Freedom from screens provides psychological rest for the brain. When we are connected to screens, we are — in essence — seeking attachment, the default setting of our brains. Screens are powerful attachment tools, but the attachment they provide is merely a “fix” — it is superficial and fleeting, and this pursuit becomes addictive. It does not satisfy the real need for human contact and closeness, so both child and adult are driven to come back again and again for another fix — another attempt to fill this attachment hunger.
When parents restrict screen use for their children, they are helping their children come to rest from this futile pursuit. The brain shifts gears and can now rest from this futile pursuit. Only parents and other caring adults can give children fulfilling experiences of attachment and bring their brains to rest. This rest from the work of seeking attachment frees the child’s mind to explore and create like downloading a book and reading it thanks to sodapdf converter.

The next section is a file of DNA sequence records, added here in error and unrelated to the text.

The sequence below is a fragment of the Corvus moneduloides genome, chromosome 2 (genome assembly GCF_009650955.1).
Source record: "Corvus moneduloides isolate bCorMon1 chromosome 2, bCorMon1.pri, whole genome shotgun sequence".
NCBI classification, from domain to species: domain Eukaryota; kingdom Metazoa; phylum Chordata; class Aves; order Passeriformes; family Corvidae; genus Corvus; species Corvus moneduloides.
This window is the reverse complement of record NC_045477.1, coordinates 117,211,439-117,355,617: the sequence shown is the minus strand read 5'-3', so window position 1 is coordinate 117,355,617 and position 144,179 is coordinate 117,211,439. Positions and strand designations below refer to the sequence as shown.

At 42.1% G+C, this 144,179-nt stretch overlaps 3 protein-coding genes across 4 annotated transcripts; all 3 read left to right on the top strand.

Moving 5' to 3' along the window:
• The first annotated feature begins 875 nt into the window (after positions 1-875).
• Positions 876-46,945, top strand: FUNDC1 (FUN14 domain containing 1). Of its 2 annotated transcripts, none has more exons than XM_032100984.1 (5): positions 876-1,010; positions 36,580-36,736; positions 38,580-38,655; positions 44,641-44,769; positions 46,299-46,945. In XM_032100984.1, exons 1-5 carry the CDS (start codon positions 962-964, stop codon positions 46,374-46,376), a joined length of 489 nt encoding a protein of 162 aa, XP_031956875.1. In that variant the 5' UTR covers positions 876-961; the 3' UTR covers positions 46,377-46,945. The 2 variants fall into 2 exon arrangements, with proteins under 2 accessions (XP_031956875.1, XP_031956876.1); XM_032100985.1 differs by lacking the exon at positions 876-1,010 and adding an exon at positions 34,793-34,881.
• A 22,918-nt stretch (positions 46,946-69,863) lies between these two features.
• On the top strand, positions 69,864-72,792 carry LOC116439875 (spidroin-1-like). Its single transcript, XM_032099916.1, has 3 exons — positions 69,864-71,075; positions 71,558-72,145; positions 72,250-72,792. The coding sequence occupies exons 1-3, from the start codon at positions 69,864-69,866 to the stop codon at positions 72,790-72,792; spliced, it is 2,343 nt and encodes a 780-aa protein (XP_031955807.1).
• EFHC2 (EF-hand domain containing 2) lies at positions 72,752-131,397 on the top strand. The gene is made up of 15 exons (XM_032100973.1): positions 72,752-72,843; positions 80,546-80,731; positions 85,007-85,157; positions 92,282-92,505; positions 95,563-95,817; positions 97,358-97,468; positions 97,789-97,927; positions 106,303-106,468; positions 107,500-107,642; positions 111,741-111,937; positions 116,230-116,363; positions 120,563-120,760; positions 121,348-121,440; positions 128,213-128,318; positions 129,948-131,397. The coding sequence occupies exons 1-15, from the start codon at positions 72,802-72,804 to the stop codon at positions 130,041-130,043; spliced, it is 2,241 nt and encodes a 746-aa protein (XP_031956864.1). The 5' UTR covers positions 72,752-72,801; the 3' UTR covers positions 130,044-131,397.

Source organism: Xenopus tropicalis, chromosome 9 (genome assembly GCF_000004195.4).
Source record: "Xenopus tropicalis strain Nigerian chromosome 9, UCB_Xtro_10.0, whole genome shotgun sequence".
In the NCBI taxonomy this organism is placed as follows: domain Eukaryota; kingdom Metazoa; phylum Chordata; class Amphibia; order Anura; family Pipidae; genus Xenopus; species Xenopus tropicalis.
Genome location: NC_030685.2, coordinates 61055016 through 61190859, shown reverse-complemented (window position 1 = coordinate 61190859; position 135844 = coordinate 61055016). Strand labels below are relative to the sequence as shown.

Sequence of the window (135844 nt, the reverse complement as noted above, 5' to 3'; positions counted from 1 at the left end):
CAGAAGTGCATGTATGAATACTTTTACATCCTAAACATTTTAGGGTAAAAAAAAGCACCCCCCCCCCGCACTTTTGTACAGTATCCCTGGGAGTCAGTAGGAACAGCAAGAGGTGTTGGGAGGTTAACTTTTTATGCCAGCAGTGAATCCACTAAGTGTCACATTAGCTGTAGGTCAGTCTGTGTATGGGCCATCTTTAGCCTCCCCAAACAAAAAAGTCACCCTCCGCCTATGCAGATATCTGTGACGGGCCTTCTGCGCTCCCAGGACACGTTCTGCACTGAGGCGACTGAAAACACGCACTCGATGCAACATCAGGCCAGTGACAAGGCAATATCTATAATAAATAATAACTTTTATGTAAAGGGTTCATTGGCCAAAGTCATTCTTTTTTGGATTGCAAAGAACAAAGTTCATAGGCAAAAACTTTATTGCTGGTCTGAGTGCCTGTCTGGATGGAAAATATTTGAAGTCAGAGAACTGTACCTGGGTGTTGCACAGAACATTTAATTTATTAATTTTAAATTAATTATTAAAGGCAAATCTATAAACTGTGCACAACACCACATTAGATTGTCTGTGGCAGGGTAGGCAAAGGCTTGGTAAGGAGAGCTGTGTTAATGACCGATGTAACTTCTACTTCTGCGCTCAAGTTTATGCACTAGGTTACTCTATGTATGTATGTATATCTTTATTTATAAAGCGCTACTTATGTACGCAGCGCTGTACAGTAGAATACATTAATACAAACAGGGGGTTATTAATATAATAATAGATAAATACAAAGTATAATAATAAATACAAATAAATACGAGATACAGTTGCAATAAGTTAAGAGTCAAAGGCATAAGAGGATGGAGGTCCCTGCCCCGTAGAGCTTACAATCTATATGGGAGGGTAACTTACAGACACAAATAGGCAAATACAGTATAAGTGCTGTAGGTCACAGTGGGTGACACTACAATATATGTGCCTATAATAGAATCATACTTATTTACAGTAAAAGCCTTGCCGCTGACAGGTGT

I like to write to my granddaughters by e-mail. Once a week, they can use their iPads to write to me and to other relatives. It’s just one example of how parents can show their children how to safely use screens without becoming addicted or controlled by them.
And as for the TV at my granddaughters’ house — it was relegated to a corner bedroom upstairs where it’s no fun at all to sit and watch!